The Trailblazer’s navigation display showing the Cerberus cluster.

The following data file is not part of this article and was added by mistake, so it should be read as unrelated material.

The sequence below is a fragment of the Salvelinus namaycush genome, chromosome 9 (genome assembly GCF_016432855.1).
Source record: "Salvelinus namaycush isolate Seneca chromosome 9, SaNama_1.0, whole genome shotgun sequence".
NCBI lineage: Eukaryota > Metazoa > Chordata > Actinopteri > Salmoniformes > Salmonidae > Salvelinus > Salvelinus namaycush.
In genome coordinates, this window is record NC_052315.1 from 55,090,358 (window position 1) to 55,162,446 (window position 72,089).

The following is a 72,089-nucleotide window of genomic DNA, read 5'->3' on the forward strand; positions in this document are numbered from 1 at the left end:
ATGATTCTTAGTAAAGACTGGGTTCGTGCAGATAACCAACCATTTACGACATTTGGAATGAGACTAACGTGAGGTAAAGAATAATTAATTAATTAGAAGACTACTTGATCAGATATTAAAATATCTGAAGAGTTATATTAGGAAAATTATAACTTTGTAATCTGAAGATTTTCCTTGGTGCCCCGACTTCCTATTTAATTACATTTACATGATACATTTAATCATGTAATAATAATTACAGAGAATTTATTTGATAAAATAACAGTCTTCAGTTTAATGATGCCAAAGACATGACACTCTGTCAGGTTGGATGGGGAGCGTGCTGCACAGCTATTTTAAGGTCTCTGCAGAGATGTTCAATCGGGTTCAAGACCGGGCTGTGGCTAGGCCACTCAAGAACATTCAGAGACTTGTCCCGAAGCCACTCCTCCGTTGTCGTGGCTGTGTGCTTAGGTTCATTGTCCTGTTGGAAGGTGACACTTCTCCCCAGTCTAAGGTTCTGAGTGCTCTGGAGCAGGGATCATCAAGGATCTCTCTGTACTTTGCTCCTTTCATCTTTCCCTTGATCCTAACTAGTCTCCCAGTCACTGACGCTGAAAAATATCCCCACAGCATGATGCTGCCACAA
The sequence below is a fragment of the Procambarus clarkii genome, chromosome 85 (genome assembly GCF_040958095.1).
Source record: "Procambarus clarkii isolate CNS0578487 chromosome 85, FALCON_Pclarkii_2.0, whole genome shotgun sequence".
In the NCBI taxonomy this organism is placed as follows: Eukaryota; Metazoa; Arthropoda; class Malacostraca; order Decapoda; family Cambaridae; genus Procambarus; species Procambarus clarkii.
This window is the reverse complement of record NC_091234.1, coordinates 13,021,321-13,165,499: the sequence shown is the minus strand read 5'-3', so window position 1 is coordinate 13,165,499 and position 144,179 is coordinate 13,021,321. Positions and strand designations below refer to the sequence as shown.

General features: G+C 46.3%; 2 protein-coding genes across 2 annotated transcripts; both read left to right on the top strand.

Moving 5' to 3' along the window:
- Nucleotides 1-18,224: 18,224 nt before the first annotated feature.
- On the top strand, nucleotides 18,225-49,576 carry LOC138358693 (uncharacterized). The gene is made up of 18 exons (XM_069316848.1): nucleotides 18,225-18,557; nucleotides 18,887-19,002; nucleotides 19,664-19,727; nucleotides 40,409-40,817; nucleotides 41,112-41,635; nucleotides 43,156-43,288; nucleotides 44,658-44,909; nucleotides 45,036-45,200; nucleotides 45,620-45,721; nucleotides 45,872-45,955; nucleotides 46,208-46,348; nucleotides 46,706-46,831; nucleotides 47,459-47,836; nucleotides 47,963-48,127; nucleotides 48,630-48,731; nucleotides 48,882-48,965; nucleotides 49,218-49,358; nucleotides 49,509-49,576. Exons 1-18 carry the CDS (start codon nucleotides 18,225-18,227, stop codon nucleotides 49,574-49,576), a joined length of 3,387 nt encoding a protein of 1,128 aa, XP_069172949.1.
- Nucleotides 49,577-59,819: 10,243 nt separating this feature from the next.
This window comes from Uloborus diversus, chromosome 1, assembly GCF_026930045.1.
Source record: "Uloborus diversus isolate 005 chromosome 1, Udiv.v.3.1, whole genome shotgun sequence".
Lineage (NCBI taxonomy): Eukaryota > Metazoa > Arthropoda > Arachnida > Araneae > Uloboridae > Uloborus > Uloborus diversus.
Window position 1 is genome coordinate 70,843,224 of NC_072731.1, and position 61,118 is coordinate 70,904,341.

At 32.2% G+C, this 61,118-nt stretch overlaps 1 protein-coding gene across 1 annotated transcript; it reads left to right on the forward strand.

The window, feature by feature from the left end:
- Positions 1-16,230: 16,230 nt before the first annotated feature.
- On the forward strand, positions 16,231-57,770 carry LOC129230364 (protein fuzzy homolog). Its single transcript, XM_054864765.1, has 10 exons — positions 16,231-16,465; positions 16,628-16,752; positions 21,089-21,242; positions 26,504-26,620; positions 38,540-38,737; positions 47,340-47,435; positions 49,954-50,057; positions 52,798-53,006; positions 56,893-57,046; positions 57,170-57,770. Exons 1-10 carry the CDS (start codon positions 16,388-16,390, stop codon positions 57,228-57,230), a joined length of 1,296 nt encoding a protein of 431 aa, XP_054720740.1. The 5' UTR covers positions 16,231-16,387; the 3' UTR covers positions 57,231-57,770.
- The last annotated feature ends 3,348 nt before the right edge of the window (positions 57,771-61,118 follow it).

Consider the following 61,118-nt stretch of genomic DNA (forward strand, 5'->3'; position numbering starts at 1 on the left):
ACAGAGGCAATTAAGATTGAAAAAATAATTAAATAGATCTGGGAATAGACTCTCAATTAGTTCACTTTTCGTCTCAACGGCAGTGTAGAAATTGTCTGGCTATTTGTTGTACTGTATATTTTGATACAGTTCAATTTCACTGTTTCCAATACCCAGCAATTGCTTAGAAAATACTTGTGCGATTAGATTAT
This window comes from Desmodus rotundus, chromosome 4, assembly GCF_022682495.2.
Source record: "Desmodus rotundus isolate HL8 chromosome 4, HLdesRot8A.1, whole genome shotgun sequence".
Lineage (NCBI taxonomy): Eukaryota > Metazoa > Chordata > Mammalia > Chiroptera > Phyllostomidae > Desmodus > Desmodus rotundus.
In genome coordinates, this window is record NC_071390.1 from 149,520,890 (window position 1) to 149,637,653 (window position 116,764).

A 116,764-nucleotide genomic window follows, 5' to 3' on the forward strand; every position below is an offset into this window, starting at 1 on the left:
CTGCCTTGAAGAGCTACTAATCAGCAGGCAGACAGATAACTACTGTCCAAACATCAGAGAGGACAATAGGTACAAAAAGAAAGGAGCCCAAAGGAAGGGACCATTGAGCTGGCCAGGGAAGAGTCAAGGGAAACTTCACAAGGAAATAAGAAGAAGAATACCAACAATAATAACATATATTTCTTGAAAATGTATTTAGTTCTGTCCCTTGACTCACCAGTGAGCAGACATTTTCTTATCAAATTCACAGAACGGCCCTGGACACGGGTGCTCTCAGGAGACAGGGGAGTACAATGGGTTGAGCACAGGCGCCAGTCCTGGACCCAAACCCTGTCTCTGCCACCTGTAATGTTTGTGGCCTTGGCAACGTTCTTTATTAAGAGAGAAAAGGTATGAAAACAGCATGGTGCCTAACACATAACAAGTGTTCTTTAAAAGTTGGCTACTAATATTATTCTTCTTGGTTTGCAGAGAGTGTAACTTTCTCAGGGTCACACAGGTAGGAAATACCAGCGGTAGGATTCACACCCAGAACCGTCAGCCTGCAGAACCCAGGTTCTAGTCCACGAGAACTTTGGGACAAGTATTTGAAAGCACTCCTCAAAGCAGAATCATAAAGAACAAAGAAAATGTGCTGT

This is what I imagine is possible: start with the same concept by giving me an awesome ship and tell me to go on a single-player expedition in an unexplored region of space. Except with the magic of procedural generation, unbind me from having to know what sequence of actions leads to success and create new star maps and alien races for each new instance of the game. But don’t stop there. Randomize the plot elements too. Does one of the generated races enslave a quadrant? How many previously unknown human colonies does the player come across? What possibilities are there for war and/or peace? Do I need to find a habitable but unclaimed planet to settle on, or can I impose (or peacefully negotiate the place of) my people on a populated world? What happens after my new colony is established? Am I even obligated to support the mission of resettling humans from Earth? In addition to the amount of space that can be covered, several other boundaries can be explored and played with. I know that’s asking a lot, and No Man’s Sky may well be a masterpiece in its own right and I still do want to play it, but I know it’s not the near-infinite space exploration game that I thought it could have been when I first heard of it.